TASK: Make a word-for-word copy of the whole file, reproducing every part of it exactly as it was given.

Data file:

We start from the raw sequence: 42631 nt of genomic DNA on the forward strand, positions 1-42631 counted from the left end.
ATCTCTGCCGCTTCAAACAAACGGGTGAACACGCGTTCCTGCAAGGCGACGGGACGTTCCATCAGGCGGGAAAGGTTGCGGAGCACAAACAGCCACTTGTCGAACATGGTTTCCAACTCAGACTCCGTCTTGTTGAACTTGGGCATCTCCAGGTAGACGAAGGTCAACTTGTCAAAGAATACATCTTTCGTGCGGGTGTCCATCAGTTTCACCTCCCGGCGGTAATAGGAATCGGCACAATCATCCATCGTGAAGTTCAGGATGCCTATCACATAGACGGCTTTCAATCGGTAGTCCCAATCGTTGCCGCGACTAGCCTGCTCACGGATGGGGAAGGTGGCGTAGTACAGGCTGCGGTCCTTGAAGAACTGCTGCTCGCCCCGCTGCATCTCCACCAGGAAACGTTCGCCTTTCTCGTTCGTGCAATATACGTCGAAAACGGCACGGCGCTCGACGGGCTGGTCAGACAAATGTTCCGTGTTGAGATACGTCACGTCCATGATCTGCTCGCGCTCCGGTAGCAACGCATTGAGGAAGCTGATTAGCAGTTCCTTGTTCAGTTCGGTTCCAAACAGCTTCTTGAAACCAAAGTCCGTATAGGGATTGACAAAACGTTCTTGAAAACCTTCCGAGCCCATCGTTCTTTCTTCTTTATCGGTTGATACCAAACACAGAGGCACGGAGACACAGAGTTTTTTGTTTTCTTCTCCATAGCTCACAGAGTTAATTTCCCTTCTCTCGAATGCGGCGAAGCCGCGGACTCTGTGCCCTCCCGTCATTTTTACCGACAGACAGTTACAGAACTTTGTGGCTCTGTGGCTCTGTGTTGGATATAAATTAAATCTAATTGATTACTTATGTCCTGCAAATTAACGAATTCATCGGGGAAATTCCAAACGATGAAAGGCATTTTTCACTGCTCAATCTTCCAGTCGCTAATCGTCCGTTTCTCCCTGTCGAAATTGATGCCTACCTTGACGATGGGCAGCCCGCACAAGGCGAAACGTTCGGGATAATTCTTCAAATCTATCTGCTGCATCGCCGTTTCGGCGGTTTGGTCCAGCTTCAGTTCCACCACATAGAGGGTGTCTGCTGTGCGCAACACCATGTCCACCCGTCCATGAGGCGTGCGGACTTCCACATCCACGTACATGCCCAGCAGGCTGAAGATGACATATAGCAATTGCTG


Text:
We start from the raw sequence: 42631 nt of genomic DNA on the forward strand, positions 1-42631 counted from the left end.
ATCTCTGCCGCTTCAAACAAACGGGTGAACACGCGTTCCTGCAAGGCGACGGGACGTTCCATCAGGCGGGAAAGGTTGCGGAGCACAAACAGCCACTTGTCGAACATGGTTTCCAACTCAGACTCCGTCTTGTTGAACTTGGGCATCTCCAGGTAGACGAAGGTCAACTTGTCAAAGAATACATCTTTCGTGCGGGTGTCCATCAGTTTCACCTCCCGGCGGTAATAGGAATCGGCACAATCATCCATCGTGAAGTTCAGGATGCCTATCACATAGACGGCTTTCAATCGGTAGTCCCAATCGTTGCCGCGACTAGCCTGCTCACGGATGGGGAAGGTGGCGTAGTACAGGCTGCGGTCCTTGAAGAACTGCTGCTCGCCCCGCTGCATCTCCACCAGGAAACGTTCGCCTTTCTCGTTCGTGCAATATACGTCGAAAACGGCACGGCGCTCGACGGGCTGGTCAGACAAATGTTCCGTGTTGAGATACGTCACGTCCATGATCTGCTCGCGCTCCGGTAGCAACGCATTGAGGAAGCTGATTAGCAGTTCCTTGTTCAGTTCGGTTCCAAACAGCTTCTTGAAACCAAAGTCCGTATAGGGATTGACAAAACGTTCTTGAAAACCTTCCGAGCCCATCGTTCTTTCTTCTTTATCGGTTGATACCAAACACAGAGGCACGGAGACACAGAGTTTTTTGTTTTCTTCTCCATAGCTCACAGAGTTAATTTCCCTTCTCTCGAATGCGGCGAAGCCGCGGACTCTGTGCCCTCCCGTCATTTTTACCGACAGACAGTTACAGAACTTTGTGGCTCTGTGGCTCTGTGTTGGATATAAATTAAATCTAATTGATTACTTATGTCCTGCAAATTAACGAATTCATCGGGGAAATTCCAAACGATGAAAGGCATTTTTCACTGCTCAATCTTCCAGTCGCTAATCGTCCGTTTCTCCCTGTCGAAATTGATGCCTACCTTGACGATGGGCAGCCCGCACAAGGCGAAACGTTCGGGATAATTCTTCAAATCTATCTGCTGCATCGCCGTTTCGGCGGTTTGGTCCAGCTTCAGTTCCACCACATAGAGGGTGTCTGCTGTGCGCAACACCATGTCCACCCGTCCATGAGGCGTGCGGACTTCCACATCCACGTACATGCCCAGCAGGCTGAAGATGACATATAGCAATTGCTG